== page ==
Peacebuilding and migrants are future foci of Roman Catholic-WCC working group
19 September 2016
Roman Catholic and World Council of Churches (WCC) representatives are forging new ways of working together on today’s most pressing issues.
The Joint Working Group (JWG) of the WCC and the Roman Catholic Church, held its latest annual meeting from 13 to 17 September at the Château de Bossey, Switzerland, is in its sixth decade, having been initiated in 1965.
The group monitors the collaboration of the two bodies in the areas of Faith and Order, mission and evangelism, justice and peace, ecumenical formation, and interreligious dialogue. The group has also jointly studied shared theological questions, such as reception of ecumenical work, and related social questions.
Increasingly JWG meetings advance not only the agenda of the working group itself but also the growing collaboration at the operational, programmatic level, with WCC programme staff working directly with Vatican dicasteries.
The JWG has decided to centre its work during this current, tenth phase on two specific areas: peacebuilding and dialogue in areas of conflict and the plight and prospects of migrants and refugees.
The areas align neatly with current missional priorities of Rome and the WCC’s pilgrimage of justice and peace.
In this iteration, the JWG, led by co-moderators Metropolitan Nifon of Târgoviște, of the Romanian Orthodox Church, and Archbishop Diarmuid Martin, the Primate of Ireland, is also exploring a new methodology, creating specific groups focused on the two main streams of its work.
The two groups are not simply to study the situations, said Archbishop Martin, but also to determine “what we can say to the parent bodies about opportunities for deepening engagement on these issues,” so that they will have real impact in the life of the church itself.
Said co-moderator Metropolitan Nifon, “In this way we hope not only to monitor the ecumenical collaboration of the churches at local and international levels, but also to encourage and recommend to our parent bodies, ways to facilitate its further development and evaluation."
Archbishop Martin echoed that affirmation: “The group was very pleased to note the level of working together between the offices of the WCC and their counterparts in the the dicasteries of the Roman Curia. The JWG's work in the coming years hopes to contribute towards a deepening of this ecumenical cooperation which is already underway.”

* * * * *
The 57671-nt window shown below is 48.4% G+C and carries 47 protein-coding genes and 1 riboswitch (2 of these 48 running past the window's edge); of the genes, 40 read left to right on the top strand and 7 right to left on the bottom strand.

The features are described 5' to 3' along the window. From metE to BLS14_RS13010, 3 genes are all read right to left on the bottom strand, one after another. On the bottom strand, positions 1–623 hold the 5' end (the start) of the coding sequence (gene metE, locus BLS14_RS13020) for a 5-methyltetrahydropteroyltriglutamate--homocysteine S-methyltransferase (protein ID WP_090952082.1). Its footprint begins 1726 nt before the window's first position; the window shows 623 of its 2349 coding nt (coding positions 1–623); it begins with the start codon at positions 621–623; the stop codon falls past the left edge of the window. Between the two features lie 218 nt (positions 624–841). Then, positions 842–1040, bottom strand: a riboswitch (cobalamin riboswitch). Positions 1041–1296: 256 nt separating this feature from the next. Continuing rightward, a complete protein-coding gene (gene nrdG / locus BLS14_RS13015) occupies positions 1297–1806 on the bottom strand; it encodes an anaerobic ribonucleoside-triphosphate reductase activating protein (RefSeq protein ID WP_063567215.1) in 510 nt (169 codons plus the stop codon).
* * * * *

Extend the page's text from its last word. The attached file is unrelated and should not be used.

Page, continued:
At the Bossey meeting, the newly formed groups also discussed the task, method and desired outcomes of their work together, for which co-coordinators of each (including a Roman Catholic and WCC representative) will be named this fall. The groups will also draw on staff resources and outside expertise.
The papacy of Pope Francis has enlivened the JWG’s mandate. A highlight of the meeting has been exploring the confluence of the WCC’s chief programmatic aegis, the Pilgrimage of Justice and Peace, with the central writings of Pope Francis, specifically his apostolic exhortations Evangelii Gaudium and Amoris Laetitia, as well as his 2015 encyclical Laudato Si'.
While not a member church of the WCC, the Roman Catholic Church is deeply involved in the programmes, commissions, and initiatives of the WCC.
Presentations by WCC associate general secretary Isabel Phiri and other WCC staff explained the origins, shape and current programmatic configuration of the pilgrimage and analyzed the shared commitments and convictions behind the pope’s writings and the pilgrimage, especially on meeting global economic and ecological challenges.
Other presentations detailed and analyzed collaborative efforts in the areas of Faith and Order, mission, interreligious dialogue, migrants and refugees, peacebuilding, and international affairs.
Archbishop Martin offered a critical reflection on the exhortation Amoris Laetitia and its uniquely pastoral approach to the social, ethical, and spiritual realities of families today.
An underlying theme frequently emphasized in the presentations was the crucial character of discernment. Discernment by individuals as well as churches is critical to fostering deep conversion to the needs of others that underpins ecclesial work for justice and peace, said presenter Rev. John Crossin, Oblates of St. Francis De Sale, of the United States Conference of Catholic Bishops.
WCC General Secretary Rev. Dr Olav Fykse Tveit sees the growing relationship between the Roman Catholic Church and the fellowship of churches of the WCC as a sign of hope, saying that hope is critical for people suffering in so many places the consequences of injustice, violence and war.
In his presentation to the JWG, Tveit shared with the group both the pain and encouraging experiences of new initiatives by churches, often in partnership with other faith communities, that he has seen in recent travels to Nigeria, Burundi, Brazil and the Middle East and of the efforts for peace in South Sudan.
In response to questions, Tveit underlined the importance of accompaniment and mutual accountability among the churches on their pilgrimage of justice and peace as an expression of the ecumenical movement: “The pilgrimage of justice and peace is a movement of hope that brings us to places where we can encounter each other on our journey and look for common understanding as human persons, as Christians, as churches.”
Tveit concluded, in view of the quality of relationships nurtured by the JWG, “May God bless your work because it is a blessing for us.”
The working group convened just as Christians around the world have been observing the annual World Day for Prayer for the Care of Creation, an ecumenical initiative of the Ecumenical Patriarch, Bartholomew, that has been embraced by Pope Francis and coincides with ecumenical participation in the monthlong ecumenical Season Creation. The morning and evening prayers of the group were built on these themes.